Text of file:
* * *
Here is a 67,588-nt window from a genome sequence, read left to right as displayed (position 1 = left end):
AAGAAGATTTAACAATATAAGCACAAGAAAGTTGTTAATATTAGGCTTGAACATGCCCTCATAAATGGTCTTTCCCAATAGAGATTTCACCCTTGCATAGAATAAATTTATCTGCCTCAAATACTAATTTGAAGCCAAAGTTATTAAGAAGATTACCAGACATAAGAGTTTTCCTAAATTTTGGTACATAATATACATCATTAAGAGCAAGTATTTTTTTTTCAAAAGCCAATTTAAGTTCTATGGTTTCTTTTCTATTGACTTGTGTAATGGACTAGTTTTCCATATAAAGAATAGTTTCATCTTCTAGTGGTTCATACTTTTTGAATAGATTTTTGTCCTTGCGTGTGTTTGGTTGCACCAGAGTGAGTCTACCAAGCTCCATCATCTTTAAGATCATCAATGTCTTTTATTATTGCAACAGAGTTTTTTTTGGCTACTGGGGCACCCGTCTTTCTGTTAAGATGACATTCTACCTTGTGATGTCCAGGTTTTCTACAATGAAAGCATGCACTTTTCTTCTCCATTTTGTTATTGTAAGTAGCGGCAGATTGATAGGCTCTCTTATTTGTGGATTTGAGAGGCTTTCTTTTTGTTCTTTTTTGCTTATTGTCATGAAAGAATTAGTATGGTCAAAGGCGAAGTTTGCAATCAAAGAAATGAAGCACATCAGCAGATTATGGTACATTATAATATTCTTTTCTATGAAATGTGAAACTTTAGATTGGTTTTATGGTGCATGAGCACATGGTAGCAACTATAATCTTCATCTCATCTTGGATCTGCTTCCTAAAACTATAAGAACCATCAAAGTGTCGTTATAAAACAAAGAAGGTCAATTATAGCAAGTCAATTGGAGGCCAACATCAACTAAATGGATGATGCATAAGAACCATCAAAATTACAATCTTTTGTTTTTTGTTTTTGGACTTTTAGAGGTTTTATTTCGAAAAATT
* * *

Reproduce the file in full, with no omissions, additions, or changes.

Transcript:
Here is a 67,588-nt window from a genome sequence, read left to right as displayed (position 1 = left end):
AAGAAGATTTAACAATATAAGCACAAGAAAGTTGTTAATATTAGGCTTGAACATGCCCTCATAAATGGTCTTTCCCAATAGAGATTTCACCCTTGCATAGAATAAATTTATCTGCCTCAAATACTAATTTGAAGCCAAAGTTATTAAGAAGATTACCAGACATAAGAGTTTTCCTAAATTTTGGTACATAATATACATCATTAAGAGCAAGTATTTTTTTTTCAAAAGCCAATTTAAGTTCTATGGTTTCTTTTCTATTGACTTGTGTAATGGACTAGTTTTCCATATAAAGAATAGTTTCATCTTCTAGTGGTTCATACTTTTTGAATAGATTTTTGTCCTTGCGTGTGTTTGGTTGCACCAGAGTGAGTCTACCAAGCTCCATCATCTTTAAGATCATCAATGTCTTTTATTATTGCAACAGAGTTTTTTTTGGCTACTGGGGCACCCGTCTTTCTGTTAAGATGACATTCTACCTTGTGATGTCCAGGTTTTCTACAATGAAAGCATGCACTTTTCTTCTCCATTTTGTTATTGTAAGTAGCGGCAGATTGATAGGCTCTCTTATTTGTGGATTTGAGAGGCTTTCTTTTTGTTCTTTTTTGCTTATTGTCATGAAAGAATTAGTATGGTCAAAGGCGAAGTTTGCAATCAAAGAAATGAAGCACATCAGCAGATTATGGTACATTATAATATTCTTTTCTATGAAATGTGAAACTTTAGATTGGTTTTATGGTGCATGAGCACATGGTAGCAACTATAATCTTCATCTCATCTTGGATCTGCTTCCTAAAACTATAAGAACCATCAAAGTGTCGTTATAAAACAAAGAAGGTCAATTATAGCAAGTCAATTGGAGGCCAACATCAACTAAATGGATGATGCATAAGAACCATCAAAATTACAATCTTTTGTTTTTTGTTTTTGGACTTTTAGAGGTTTTATTTCGAAAAATT